But I still target shot because that was challenging and fun. And my awareness and comfort in handling weapons probably landed me more than a couple of acting roles.
I've also been on film sets when gun accidents have happened. I've seen stunt men hit by the wadding from a blank, been next to actors badly hurt by a malfunctioning prop.
You are forever reminded of that word -- "respect".
And I've been on police ride-a-longs as undercover officers purchased automatic weapons at swap meets and State fairs, where no paper other than currency was required as proof of the buyer's legitimacy or legal intent.
I once had a guy throw open the doors of a VW van in an Eastern European farmer's market to offer me brand new AK-47's and pearl handled Glocks and even land mines for less money than it would cost to buy breakfast back at my hotel.
Those experiences taught me that, for many, guns aren't something to be respected -- they're merely another commodity.
A means to an end.
When you apply for a Firearms license in Canada, you have to pass a written and practical exam. You go through an extensive background check including providing contact information on ex-wives, recent girlfriends and past employers. A lot of that is standard procedure in the United States as well.
But Canada does one thing more.
After those references are checked, a law enforcement officer calls you into his office for a chat. Whether or not it's called a psychological examination, that's what it is. Undeniably an imperfect one that somebody determined to get a license can beat. But still, someone with some experience takes a read on how responsible, reliable and rational you really are.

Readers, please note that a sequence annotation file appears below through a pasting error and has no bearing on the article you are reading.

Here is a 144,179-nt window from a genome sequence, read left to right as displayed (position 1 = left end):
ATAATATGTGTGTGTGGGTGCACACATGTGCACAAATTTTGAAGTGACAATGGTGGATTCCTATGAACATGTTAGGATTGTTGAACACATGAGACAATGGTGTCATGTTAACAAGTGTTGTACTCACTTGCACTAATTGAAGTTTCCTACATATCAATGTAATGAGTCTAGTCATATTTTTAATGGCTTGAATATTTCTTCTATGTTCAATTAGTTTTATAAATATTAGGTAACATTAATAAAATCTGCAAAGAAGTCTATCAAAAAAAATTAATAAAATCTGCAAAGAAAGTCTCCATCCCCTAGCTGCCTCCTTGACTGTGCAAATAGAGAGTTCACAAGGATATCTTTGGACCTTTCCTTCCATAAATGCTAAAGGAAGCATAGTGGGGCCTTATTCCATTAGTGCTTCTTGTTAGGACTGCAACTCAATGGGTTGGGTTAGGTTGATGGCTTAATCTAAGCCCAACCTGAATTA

It's a test that Jared lee Loughner, Mark David Chapman, the Virginia Tech Killer and dozens of others who have forever inscribed their names in shame and blood would never have passed. Indeed, it might have set them on the path to getting the help they needed and spared countless innocent lives.
Yes, there are all kinds of rules preventing people with documented mental illnesses from getting a gun license in the USA. But there seems to be nothing stopping those who have slipped through the cracks, individuals who could easily be flagged by a trained police officer.
I've never understood why such a simple thing seems so unattainable in America. If the 2nd Amendment grants you the right to bear arms, so be it. But I doubt the Founding Fathers nor anyone else ever believed you have the right to be completely bat-shit crazy and bear arms.
Is there really a constituency out there who can logically argue that the rights of the mentally deranged are endangered if they aren't packin'?
It's no doubt true that someone bent on destruction will find some way to get their hands on a gun. And there may be a completely logical reason why a 30 round clip useful for nothing much but wholesale slaughter needs to be available over the counter at Walmart.
There's no argument our governments could all be doing more to tag ammunition, share information and otherwise more easily trace who perpetrated a gun crime. But putting a deadly weapon in the hands of someone incapable of respecting its power and finality is the definition of criminal behavior itself.
If this one small amendment were made to the second amendment, the politicians and pundits could stay up as late as they want playing Grammar Lady. Meanwhile, the rest of us would sleep better knowing there were fewer weapons in the hands of madmen.